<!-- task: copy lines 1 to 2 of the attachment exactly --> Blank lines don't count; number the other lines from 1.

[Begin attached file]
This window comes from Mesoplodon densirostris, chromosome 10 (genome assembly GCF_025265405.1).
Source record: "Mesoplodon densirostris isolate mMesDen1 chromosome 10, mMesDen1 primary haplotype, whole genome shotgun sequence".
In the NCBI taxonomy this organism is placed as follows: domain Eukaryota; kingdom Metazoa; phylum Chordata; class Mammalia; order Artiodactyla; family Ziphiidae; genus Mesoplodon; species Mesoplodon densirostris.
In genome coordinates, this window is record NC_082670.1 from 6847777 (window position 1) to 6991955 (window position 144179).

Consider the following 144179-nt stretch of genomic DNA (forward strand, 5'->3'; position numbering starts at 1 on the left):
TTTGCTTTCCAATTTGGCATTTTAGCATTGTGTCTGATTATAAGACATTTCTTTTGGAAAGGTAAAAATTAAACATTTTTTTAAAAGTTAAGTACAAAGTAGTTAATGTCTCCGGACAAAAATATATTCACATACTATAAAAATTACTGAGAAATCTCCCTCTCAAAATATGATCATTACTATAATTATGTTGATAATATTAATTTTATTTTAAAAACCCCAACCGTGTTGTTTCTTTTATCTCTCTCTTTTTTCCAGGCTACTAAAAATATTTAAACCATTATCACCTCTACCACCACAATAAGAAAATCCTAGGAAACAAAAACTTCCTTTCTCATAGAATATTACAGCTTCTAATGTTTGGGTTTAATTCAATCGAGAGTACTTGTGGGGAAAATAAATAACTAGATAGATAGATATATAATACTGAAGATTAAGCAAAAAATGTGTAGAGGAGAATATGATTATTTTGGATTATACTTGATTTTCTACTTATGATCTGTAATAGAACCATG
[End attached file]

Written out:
This window comes from Mesoplodon densirostris, chromosome 10 (genome assembly GCF_025265405.1).
Source record: "Mesoplodon densirostris isolate mMesDen1 chromosome 10, mMesDen1 primary haplotype, whole genome shotgun sequence".